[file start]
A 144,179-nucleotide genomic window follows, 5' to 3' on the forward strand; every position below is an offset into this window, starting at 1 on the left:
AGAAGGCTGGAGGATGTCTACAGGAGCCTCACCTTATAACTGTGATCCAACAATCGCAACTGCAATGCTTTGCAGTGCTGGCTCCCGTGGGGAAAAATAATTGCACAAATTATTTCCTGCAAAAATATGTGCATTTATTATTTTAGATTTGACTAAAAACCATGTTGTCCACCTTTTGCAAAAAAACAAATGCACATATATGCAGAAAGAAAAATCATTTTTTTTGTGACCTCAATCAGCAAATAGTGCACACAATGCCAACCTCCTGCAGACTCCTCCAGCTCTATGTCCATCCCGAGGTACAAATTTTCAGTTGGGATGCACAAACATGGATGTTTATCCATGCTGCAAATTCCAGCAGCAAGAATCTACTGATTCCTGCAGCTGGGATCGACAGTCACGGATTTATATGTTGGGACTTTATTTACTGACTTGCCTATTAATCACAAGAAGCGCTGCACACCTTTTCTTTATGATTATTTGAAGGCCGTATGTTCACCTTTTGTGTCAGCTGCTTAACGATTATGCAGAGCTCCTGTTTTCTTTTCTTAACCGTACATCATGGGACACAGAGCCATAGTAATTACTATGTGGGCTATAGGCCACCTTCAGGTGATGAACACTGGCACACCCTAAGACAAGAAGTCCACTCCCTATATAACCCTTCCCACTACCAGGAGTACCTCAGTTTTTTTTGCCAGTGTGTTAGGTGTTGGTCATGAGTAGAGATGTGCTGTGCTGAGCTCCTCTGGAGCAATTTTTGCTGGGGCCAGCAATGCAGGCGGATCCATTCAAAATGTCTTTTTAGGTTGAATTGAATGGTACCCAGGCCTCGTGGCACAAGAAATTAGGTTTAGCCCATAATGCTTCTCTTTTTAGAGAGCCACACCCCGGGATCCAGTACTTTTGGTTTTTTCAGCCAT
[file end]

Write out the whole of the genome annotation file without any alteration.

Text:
A 144,179-nucleotide genomic window follows, 5' to 3' on the forward strand; every position below is an offset into this window, starting at 1 on the left:
AGAAGGCTGGAGGATGTCTACAGGAGCCTCACCTTATAACTGTGATCCAACAATCGCAACTGCAATGCTTTGCAGTGCTGGCTCCCGTGGGGAAAAATAATTGCACAAATTATTTCCTGCAAAAATATGTGCATTTATTATTTTAGATTTGACTAAAAACCATGTTGTCCACCTTTTGCAAAAAAACAAATGCACATATATGCAGAAAGAAAAATCATTTTTTTTGTGACCTCAATCAGCAAATAGTGCACACAATGCCAACCTCCTGCAGACTCCTCCAGCTCTATGTCCATCCCGAGGTACAAATTTTCAGTTGGGATGCACAAACATGGATGTTTATCCATGCTGCAAATTCCAGCAGCAAGAATCTACTGATTCCTGCAGCTGGGATCGACAGTCACGGATTTATATGTTGGGACTTTATTTACTGACTTGCCTATTAATCACAAGAAGCGCTGCACACCTTTTCTTTATGATTATTTGAAGGCCGTATGTTCACCTTTTGTGTCAGCTGCTTAACGATTATGCAGAGCTCCTGTTTTCTTTTCTTAACCGTACATCATGGGACACAGAGCCATAGTAATTACTATGTGGGCTATAGGCCACCTTCAGGTGATGAACACTGGCACACCCTAAGACAAGAAGTCCACTCCCTATATAACCCTTCCCACTACCAGGAGTACCTCAGTTTTTTTTGCCAGTGTGTTAGGTGTTGGTCATGAGTAGAGATGTGCTGTGCTGAGCTCCTCTGGAGCAATTTTTGCTGGGGCCAGCAATGCAGGCGGATCCATTCAAAATGTCTTTTTAGGTTGAATTGAATGGTACCCAGGCCTCGTGGCACAAGAAATTAGGTTTAGCCCATAATGCTTCTCTTTTTAGAGAGCCACACCCCGGGATCCAGTACTTTTGGTTTTTTCAGCCAT